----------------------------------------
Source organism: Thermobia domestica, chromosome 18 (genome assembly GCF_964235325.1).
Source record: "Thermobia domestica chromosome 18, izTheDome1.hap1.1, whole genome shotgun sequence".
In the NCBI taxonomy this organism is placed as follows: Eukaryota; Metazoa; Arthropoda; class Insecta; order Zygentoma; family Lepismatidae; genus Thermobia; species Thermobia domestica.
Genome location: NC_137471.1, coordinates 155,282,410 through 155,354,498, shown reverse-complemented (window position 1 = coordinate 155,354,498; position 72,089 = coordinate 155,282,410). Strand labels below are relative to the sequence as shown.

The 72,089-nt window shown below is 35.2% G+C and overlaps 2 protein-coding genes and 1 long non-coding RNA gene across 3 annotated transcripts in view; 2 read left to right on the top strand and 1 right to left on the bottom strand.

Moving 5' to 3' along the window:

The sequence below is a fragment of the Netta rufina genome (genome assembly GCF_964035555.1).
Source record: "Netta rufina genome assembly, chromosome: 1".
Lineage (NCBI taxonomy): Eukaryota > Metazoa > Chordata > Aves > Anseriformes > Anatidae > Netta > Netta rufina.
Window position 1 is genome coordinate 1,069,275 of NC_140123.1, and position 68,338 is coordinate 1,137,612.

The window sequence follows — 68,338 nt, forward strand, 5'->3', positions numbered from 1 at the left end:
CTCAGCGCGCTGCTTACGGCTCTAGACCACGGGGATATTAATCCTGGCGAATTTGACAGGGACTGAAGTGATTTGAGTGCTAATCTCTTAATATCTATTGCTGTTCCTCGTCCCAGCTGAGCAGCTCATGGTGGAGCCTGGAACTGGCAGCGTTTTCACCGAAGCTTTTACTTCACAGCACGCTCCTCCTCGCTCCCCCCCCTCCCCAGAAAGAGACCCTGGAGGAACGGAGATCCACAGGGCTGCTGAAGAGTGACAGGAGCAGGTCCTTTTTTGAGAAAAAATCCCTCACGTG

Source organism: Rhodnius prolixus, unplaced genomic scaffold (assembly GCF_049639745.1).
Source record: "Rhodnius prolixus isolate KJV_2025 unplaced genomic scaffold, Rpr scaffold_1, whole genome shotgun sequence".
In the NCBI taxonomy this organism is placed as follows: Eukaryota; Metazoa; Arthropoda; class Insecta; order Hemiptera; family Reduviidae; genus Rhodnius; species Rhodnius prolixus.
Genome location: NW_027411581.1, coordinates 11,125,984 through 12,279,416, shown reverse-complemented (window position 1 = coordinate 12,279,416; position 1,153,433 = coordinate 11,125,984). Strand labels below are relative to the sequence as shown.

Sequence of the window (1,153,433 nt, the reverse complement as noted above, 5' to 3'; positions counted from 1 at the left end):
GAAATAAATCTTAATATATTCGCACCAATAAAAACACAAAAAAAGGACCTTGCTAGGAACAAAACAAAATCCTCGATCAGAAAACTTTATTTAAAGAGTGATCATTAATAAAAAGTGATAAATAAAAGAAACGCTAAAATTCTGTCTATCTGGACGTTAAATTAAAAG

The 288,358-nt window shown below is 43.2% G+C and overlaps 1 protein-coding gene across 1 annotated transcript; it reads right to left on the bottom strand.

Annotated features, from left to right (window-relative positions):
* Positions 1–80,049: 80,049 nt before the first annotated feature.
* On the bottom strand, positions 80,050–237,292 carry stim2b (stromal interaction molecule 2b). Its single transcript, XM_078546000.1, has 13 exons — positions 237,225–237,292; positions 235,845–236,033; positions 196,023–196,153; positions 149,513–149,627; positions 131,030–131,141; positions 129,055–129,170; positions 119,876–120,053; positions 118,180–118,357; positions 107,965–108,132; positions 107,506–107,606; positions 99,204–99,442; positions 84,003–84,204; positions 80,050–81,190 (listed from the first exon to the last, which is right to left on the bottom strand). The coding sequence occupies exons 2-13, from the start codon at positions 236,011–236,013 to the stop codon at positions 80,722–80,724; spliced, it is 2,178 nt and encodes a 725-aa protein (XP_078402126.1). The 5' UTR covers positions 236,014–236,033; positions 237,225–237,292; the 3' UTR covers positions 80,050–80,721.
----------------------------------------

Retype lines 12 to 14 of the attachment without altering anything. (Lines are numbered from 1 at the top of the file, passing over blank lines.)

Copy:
CTCAGCGCGCTGCTTACGGCTCTAGACCACGGGGATATTAATCCTGGCGAATTTGACAGGGACTGAAGTGATTTGAGTGCTAATCTCTTAATATCTATTGCTGTTCCTCGTCCCAGCTGAGCAGCTCATGGTGGAGCCTGGAACTGGCAGCGTTTTCACCGAAGCTTTTACTTCACAGCACGCTCCTCCTCGCTCCCCCCCCTCCCCAGAAAGAGACCCTGGAGGAACGGAGATCCACAGGGCTGCTGAAGAGTGACAGGAGCAGGTCCTTTTTTGAGAAAAAATCCCTCACGTG

Source organism: Rhodnius prolixus, unplaced genomic scaffold (assembly GCF_049639745.1).
Source record: "Rhodnius prolixus isolate KJV_2025 unplaced genomic scaffold, Rpr scaffold_1, whole genome shotgun sequence".